MBE made it possible to create crystals with alternating layers of different semiconductors. Those with higher band gaps form energy barriers or "walls" that constrain electrons present in the lower band-gap material, so that they cannot easily move across the structure. Electrons are not circus fleas, but they are capable of other tricks besides jumping across band gaps. If the semiconductor forming the wall is sprayed in a very thin layer, just a few atoms deep, then electrons in the neighboring layers can traverse it. In classical physics, when you throw a ball against a wall, it bounces back. The ball can only only blast through if it has a higher energy than the barrier. But at the nanoscale, when the particle is sufficiently small and the wall extremely thin, it can pass through. Scientists refer to this quantum mechanical phenomenon as "tunneling," an effect that is at the heart of the quantum cascade laser (QCL).

Before Capasso's invention of the QCL in 1994, no one had "ever actually been able to say with a straight face that he or she had designed a new material," writes Ivan Amato in Stuff: The Materials the World Is Made Of, which provides an accessible and entertaining account of Capasso's achievement. In a QCL, electrons tunnel through multiple layers of materials laid down using molecular beam epitaxy. Capasso realized that if electrically conductive layers were arranged in a series of steps, with intervening insulating layers of precisely engineered resistance, then the electrons could be induced to "tunnel" down the "staircase"—the energy slope that he would design—emitting a photon of light as they tunneled between each layer. The result is that a single electron entering a QCL will emit not one photon but 25 or more, depending on the number of layers. (In conventional semiconductor lasers, on the other hand, only one laser photon is created as the electron is injected into the active region.) Most importantly, the wavelength of the QCL light is controlled not by the band gap of a particular semiconductor material but instead by the thickness of the layers, and is therefore not limited only to the wavelengths of materials that occur in nature. Materials design of this kind, Amato writes, is "tantamount to breaking the four-minute mile, or breaking the sound barrier...."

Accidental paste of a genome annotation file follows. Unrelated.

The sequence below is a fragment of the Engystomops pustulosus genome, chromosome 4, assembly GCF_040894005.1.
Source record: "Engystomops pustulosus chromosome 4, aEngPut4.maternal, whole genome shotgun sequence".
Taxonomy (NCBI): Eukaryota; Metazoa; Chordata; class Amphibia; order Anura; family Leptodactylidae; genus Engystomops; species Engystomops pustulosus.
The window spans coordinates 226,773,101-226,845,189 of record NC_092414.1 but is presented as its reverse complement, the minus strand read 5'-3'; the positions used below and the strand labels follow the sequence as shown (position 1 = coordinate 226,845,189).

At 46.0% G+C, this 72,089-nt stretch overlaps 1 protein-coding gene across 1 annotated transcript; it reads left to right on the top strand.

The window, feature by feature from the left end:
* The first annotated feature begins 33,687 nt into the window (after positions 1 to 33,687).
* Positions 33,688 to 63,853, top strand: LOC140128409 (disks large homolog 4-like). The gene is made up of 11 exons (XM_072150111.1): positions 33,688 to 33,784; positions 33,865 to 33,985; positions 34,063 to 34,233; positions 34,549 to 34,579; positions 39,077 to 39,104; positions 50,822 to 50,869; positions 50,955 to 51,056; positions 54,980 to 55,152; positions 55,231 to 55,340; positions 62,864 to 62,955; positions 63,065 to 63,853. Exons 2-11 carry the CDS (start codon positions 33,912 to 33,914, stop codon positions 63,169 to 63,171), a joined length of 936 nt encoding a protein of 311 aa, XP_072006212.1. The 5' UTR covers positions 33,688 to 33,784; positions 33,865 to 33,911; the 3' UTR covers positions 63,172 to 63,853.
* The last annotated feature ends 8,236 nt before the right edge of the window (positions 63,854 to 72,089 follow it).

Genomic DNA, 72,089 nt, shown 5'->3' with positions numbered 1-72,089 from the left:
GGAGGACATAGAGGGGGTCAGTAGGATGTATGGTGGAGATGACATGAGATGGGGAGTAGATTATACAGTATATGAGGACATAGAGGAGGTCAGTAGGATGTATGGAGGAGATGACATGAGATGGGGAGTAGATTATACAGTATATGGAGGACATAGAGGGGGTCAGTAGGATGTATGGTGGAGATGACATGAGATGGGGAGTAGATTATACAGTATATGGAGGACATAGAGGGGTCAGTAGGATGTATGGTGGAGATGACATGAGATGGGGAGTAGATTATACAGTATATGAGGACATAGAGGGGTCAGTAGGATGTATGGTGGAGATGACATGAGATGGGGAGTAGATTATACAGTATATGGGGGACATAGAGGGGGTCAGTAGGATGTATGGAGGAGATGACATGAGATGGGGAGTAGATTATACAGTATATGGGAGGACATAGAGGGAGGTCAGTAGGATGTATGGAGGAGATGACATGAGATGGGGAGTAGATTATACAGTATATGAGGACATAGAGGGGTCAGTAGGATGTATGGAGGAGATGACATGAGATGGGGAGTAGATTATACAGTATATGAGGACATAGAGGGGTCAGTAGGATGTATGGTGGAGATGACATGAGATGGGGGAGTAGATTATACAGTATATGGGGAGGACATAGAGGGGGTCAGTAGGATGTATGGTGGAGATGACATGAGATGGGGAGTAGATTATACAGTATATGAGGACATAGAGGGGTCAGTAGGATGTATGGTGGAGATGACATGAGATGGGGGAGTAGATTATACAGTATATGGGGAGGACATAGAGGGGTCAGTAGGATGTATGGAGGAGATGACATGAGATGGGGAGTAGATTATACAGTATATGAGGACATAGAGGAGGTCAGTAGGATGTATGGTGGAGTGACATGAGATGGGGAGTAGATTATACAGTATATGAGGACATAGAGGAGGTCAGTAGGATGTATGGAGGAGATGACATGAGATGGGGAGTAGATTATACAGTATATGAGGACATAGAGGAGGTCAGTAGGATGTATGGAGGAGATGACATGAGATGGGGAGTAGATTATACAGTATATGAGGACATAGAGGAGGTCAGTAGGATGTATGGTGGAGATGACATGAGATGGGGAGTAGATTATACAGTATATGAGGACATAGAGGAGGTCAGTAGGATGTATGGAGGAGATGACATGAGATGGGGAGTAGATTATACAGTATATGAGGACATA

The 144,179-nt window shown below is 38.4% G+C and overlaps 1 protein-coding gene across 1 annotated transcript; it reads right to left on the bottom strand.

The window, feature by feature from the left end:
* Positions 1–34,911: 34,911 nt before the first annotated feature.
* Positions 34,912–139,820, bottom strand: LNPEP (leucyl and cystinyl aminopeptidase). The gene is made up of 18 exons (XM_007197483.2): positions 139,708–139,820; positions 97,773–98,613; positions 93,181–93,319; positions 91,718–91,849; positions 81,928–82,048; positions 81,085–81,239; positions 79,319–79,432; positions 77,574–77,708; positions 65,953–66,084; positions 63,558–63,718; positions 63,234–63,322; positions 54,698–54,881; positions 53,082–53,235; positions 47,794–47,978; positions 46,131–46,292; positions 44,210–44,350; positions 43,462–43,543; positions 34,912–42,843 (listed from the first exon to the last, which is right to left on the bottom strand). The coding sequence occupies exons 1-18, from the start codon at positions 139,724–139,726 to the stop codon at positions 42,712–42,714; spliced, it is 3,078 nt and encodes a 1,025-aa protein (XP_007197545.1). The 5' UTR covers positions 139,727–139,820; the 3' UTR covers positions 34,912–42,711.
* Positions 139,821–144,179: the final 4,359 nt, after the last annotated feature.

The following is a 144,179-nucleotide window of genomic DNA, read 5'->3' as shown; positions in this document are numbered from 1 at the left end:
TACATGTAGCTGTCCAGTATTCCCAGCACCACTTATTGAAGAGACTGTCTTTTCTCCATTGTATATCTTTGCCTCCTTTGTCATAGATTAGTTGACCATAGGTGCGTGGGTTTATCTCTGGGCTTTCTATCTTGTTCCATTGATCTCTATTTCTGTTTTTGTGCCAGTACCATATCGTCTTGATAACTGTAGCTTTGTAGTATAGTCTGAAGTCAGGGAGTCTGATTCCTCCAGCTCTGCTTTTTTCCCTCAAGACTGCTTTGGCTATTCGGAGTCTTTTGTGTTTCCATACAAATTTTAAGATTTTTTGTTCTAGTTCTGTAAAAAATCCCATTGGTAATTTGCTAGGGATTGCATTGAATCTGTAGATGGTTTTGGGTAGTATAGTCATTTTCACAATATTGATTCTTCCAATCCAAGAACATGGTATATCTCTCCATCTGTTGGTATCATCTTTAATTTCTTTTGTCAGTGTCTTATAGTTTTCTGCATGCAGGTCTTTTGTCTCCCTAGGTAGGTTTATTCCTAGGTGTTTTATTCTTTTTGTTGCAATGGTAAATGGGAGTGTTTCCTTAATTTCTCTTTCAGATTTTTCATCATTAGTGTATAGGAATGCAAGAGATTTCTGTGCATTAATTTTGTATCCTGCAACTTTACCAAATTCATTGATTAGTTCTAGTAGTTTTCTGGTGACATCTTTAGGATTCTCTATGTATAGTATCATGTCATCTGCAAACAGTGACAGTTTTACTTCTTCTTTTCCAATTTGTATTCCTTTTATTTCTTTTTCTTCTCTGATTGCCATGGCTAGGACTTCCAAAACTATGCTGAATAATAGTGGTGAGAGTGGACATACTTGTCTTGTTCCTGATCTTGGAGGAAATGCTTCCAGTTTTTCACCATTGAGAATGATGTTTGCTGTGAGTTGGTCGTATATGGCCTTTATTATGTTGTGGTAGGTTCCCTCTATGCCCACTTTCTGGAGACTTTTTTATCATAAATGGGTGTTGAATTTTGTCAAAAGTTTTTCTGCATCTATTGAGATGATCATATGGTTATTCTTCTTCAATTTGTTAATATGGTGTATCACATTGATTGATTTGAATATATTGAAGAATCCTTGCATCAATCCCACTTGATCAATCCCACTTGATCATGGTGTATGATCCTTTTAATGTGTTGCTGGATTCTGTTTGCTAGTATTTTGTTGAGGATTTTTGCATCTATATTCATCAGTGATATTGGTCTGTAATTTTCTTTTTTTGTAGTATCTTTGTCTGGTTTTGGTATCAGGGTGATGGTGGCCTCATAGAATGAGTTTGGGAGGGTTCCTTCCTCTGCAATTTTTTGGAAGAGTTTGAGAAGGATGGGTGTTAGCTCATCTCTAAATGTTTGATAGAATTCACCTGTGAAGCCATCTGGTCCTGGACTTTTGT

Unlike any other light source, the emitted wavelength in a QCL can be tailored across a tremendous range covering most of the invisible spectrum known as infrared. QCLs have already found several applications and are now becoming commercially available. Hundreds of times more powerful than conventional semiconductor lasers operating at equivalent wavelengths, they can monitor atmospheric pollution or measure emissions, detecting the presence of trace gases down to a few hundred parts per billion. Capasso's success would not have been possible, of course, without benefit of the science and technology spiral—the nanoscale engineering capability provided by molecular beam epitaxy that allows researchers to build things one atomic layer at a time.

The sandwiched layers of materials created by MBE actually trap electrons in a two-dimensional plane, which physicists describe as a kind of skating rink. An insulator acts as the floor of the rink, a conductive layer acts as the ice, and then another insulator provides a low ceiling. If you were an electron out for a Sunday afternoon skate, you would wish to stand up, to operate in three dimensions as you glided around. But in this rink the ceiling is so low that you practically have to crawl on your belly just to enter. This is what electrons are forced to do in the two-dimensional rinks made by MBE, and it drives them a little crazy—which is why they sometimes tunnel out.

Being able to confine electrons in this way—the technical term for the skating rink is a "two-dimensional electron gas"—has led to new discoveries in physics, one of them recognized with the 1998 Nobel prize.

 

Making the Caged Bird Sing

Creating such exotic-sounding materials is relatively straightforward, according to Robert Westervelt, Mallinckrodt professor of applied physics and of physics. Physicists have fancy tools that let them image and imprint and cut and drill tiny nanoscale structures. They can take a two-dimensional skating rink and then cut out a tiny sliver, just a wavelength wide (about 40 nanometers in this case). The result is a wire-like, one-dimensional structure. Chop a tiny bit off the end of the wire and you get a dot, a zero-dimensional structure. Scientists refer to these as quantum dots, and they are already the subject of lots of basic research. After all, physicists have reasoned, if confining electrons to two dimensions leads to exciting new physics, might a smaller cage—one or even zero dimensions—be even better?

Robert Westervelt with an image of electron waves and their interference patterns flowing from a point source across the plane of a two-dimensional semiconductor. The image was made with a liquid helium-cooled scanning probe microscope.
Portrait and photomontage by Jim Harrison. Overlay image courtesy of Robert Westervelt laboratory.

Westervelt is the kind of scientist who wants to understand how everything works. How do confined electrons behave? What does their movement look like? Nanoscale research is providing the answers. Scientists can see things that used to be purely theoretical. Westervelt's lab, for example, was among the first to image electrons moving in real space through a two-dimensional electron gas. His research also focuses on those quantum dots—tiny semiconductor structures that contain a finite number of free electrons.